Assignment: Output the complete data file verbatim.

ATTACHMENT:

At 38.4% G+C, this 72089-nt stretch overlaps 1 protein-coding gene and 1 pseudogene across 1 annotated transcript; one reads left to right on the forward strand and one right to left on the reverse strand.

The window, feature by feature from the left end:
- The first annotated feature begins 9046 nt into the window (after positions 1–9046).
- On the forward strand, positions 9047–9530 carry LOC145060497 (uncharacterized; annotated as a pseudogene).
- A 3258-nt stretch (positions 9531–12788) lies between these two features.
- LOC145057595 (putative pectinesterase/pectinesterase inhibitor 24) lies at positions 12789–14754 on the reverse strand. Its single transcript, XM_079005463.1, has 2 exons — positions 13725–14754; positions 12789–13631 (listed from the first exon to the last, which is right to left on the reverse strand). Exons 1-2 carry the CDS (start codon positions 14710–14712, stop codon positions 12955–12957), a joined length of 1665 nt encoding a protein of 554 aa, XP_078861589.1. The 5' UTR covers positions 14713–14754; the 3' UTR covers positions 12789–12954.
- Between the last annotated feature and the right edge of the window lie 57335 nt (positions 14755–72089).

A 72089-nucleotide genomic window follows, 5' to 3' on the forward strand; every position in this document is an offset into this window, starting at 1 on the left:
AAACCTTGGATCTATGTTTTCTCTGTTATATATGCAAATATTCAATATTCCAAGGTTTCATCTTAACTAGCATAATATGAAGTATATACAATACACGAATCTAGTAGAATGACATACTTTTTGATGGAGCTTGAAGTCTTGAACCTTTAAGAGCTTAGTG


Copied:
At 38.4% G+C, this 72089-nt stretch overlaps 1 protein-coding gene and 1 pseudogene across 1 annotated transcript; one reads left to right on the forward strand and one right to left on the reverse strand.

The window, feature by feature from the left end:
- The first annotated feature begins 9046 nt into the window (after positions 1–9046).
- On the forward strand, positions 9047–9530 carry LOC145060497 (uncharacterized; annotated as a pseudogene).
- A 3258-nt stretch (positions 9531–12788) lies between these two features.
- LOC145057595 (putative pectinesterase/pectinesterase inhibitor 24) lies at positions 12789–14754 on the reverse strand. Its single transcript, XM_079005463.1, has 2 exons — positions 13725–14754; positions 12789–13631 (listed from the first exon to the last, which is right to left on the reverse strand). Exons 1-2 carry the CDS (start codon positions 14710–14712, stop codon positions 12955–12957), a joined length of 1665 nt encoding a protein of 554 aa, XP_078861589.1. The 5' UTR covers positions 14713–14754; the 3' UTR covers positions 12789–12954.
- Between the last annotated feature and the right edge of the window lie 57335 nt (positions 14755–72089).

A 72089-nucleotide genomic window follows, 5' to 3' on the forward strand; every position in this document is an offset into this window, starting at 1 on the left:
AAACCTTGGATCTATGTTTTCTCTGTTATATATGCAAATATTCAATATTCCAAGGTTTCATCTTAACTAGCATAATATGAAGTATATACAATACACGAATCTAGTAGAATGACATACTTTTTGATGGAGCTTGAAGTCTTGAACCTTTAAGAGCTTAGTG